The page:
In the warmer months, you can be surrounded by water yet none of it be safe for drinking. This is largely due to the water being warm and stale which is the perfect breeding ground for pathogens, carrying deadly diseases. And, although we live in a world where 70% of its surface is water, we cannot drink it due to the large quantities of salt which causes extreme dehydration.
Does the same hold true in the winter, being surrounded by snow?
The good news is, almost all clean, white snow is drinkable once thawed properly as harmful pathogens are unable to thrive in such cold conditions. As water is essential for survival, it’s vital you know how to properly take it to a liquid state, safe for drinking.
Caution, just because clean snow is considered safe for drinking, doesn’t mean ice is as well. In fact, the harmful pathogens aren’t killed by the freezing process, they are dormant until thawed. So, if you’re planning on using ice, follow the same process you would for water.
As most people know, water is in liquid form between 0 and 100 degrees centigrade or 32 to 212 degrees Fahrenheit. Below this and it becomes a solid (snow, ice) and above this, it boils and begins to evaporate. Therefore, it’s important to thaw the snow gently otherwise you will cause wastage.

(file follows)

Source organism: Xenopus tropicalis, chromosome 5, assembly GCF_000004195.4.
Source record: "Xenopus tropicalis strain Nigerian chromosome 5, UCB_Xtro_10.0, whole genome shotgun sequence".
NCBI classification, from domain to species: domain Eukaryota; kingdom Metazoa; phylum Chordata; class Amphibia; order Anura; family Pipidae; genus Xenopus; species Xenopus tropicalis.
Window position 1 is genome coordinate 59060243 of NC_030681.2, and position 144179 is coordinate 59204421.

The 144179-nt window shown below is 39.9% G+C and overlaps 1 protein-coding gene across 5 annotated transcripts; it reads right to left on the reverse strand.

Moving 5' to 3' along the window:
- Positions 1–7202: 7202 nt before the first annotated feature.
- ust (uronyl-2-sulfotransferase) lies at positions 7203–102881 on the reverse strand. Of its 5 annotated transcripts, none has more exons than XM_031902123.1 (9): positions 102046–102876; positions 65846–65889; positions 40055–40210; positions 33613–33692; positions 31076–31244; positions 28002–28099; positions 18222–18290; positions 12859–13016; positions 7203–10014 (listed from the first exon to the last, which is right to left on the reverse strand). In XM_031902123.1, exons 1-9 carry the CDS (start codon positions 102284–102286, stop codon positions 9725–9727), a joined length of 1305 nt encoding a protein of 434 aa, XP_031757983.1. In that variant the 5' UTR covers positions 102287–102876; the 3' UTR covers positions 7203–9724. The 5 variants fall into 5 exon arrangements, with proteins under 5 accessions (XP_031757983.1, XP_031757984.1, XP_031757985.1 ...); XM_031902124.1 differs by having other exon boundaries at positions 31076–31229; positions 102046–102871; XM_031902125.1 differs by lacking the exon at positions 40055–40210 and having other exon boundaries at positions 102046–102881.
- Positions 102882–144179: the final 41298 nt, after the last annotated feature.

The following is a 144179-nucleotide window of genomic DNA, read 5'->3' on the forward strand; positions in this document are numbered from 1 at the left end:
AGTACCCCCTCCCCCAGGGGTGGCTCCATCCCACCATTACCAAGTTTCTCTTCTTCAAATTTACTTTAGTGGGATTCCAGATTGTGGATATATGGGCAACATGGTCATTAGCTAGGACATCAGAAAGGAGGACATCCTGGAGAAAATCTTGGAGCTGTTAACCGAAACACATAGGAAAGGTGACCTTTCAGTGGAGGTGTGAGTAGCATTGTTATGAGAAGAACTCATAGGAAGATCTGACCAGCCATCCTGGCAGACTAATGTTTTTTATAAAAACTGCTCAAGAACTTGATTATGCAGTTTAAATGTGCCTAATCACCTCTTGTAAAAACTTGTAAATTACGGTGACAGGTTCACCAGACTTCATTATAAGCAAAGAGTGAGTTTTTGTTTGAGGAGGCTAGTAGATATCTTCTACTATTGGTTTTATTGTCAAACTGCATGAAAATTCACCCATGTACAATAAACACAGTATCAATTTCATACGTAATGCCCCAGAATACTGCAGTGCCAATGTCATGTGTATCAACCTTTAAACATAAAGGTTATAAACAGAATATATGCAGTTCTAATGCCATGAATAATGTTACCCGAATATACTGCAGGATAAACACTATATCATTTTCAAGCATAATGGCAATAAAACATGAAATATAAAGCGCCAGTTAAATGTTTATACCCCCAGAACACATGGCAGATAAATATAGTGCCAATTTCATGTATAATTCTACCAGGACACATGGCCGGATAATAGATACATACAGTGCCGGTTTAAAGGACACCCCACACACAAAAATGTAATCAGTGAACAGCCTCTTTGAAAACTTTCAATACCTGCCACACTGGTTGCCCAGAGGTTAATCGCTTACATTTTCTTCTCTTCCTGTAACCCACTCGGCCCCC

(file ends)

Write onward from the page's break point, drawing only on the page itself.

For the safest drinking water, it is important that you collect clean snow which is free from footsteps or yellow coloring! The best thing to do when you set up camp is to set aside a safe drinking snow zone, which is far from toilets and away from rubbish or walking paths.
Put a small amount of snow into a pan, making sure not to fill it to the top. You should then begin to melt it gently; to the point it becomes liquid. You’ll actually need quite a lot of snow to make enough drinking water, as it is surprisingly airy.
As the snow melts, keep adding small bits to the pot to melt, until you have enough drinking water.
If you don’t have a pan, you can melt snow by having it propped above heat/fire and funnel the dripping water into a clean container. How do you suspend the snow above fire? You can wrap it in clothing attached to poles or branches. Alternatively, use a pillowcase handing from a tree branch. Just make sure the water isn’t trickling over the branch, picking up germs.
Another method is the compact snow very tightly into a ball, and stick it on a twig and let the water drip into a container.